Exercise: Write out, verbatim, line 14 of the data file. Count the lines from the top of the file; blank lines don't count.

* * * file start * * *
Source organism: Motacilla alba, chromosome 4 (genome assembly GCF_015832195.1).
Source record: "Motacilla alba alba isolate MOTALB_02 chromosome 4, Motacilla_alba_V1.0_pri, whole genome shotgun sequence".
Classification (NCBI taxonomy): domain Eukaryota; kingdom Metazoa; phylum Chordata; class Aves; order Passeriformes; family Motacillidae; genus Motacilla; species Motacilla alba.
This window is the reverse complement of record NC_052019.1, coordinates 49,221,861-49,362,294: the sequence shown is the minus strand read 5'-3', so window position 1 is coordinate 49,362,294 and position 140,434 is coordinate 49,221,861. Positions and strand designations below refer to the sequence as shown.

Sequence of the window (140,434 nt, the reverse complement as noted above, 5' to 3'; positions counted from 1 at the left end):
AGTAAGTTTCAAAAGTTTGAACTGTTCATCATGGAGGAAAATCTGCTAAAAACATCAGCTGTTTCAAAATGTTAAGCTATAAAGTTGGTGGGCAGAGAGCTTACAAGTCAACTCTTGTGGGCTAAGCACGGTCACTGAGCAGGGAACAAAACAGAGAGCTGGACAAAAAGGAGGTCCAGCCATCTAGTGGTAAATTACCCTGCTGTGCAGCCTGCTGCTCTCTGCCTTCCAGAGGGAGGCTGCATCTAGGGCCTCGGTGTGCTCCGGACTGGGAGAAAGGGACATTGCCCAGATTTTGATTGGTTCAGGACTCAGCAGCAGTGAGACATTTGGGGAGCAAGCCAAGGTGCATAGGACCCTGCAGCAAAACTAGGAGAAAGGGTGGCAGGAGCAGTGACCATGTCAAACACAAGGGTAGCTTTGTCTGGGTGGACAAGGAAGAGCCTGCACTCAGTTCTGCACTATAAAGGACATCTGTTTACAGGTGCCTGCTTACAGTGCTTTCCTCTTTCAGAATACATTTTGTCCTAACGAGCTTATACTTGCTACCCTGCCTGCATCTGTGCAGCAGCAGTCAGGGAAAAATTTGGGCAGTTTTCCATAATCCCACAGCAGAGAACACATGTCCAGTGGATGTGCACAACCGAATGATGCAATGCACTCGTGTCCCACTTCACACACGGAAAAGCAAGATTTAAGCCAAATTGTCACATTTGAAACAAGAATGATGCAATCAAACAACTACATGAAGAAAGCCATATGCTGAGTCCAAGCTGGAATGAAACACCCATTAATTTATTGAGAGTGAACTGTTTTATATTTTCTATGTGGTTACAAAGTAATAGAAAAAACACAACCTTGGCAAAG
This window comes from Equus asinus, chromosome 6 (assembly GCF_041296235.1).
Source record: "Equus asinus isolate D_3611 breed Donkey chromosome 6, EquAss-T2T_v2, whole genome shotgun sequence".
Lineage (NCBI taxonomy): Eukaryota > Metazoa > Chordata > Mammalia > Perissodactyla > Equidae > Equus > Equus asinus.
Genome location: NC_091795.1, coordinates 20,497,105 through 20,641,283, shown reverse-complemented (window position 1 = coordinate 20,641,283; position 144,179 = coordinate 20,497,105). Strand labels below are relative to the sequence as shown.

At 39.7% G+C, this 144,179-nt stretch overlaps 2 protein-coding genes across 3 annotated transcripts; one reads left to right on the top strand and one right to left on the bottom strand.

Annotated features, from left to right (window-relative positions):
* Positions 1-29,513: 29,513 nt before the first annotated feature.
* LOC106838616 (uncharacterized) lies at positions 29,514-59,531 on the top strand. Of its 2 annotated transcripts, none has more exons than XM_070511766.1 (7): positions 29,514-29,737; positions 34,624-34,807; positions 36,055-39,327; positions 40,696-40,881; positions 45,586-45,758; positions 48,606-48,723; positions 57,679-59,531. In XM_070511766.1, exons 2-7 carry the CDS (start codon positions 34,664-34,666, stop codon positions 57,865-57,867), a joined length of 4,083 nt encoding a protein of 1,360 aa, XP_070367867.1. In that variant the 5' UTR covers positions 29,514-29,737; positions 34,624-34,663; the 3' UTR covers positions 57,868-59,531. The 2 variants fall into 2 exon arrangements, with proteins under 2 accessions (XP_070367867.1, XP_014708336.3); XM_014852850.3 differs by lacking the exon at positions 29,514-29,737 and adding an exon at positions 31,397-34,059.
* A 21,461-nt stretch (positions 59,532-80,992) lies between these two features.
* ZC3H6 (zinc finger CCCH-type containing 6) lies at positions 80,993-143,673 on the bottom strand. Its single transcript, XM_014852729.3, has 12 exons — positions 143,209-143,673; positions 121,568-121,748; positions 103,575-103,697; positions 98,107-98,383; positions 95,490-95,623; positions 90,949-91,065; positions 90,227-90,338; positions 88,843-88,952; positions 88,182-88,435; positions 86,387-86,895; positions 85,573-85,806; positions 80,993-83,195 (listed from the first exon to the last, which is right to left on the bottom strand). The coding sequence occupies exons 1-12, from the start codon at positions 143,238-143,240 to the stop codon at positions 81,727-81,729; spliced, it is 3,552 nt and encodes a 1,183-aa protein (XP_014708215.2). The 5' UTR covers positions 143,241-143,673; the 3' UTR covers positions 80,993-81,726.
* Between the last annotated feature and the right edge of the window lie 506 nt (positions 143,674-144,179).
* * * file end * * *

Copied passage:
* LOC106838616 (uncharacterized) lies at positions 29,514-59,531 on the top strand. Of its 2 annotated transcripts, none has more exons than XM_070511766.1 (7): positions 29,514-29,737; positions 34,624-34,807; positions 36,055-39,327; positions 40,696-40,881; positions 45,586-45,758; positions 48,606-48,723; positions 57,679-59,531. In XM_070511766.1, exons 2-7 carry the CDS (start codon positions 34,664-34,666, stop codon positions 57,865-57,867), a joined length of 4,083 nt encoding a protein of 1,360 aa, XP_070367867.1. In that variant the 5' UTR covers positions 29,514-29,737; positions 34,624-34,663; the 3' UTR covers positions 57,868-59,531. The 2 variants fall into 2 exon arrangements, with proteins under 2 accessions (XP_070367867.1, XP_014708336.3); XM_014852850.3 differs by lacking the exon at positions 29,514-29,737 and adding an exon at positions 31,397-34,059.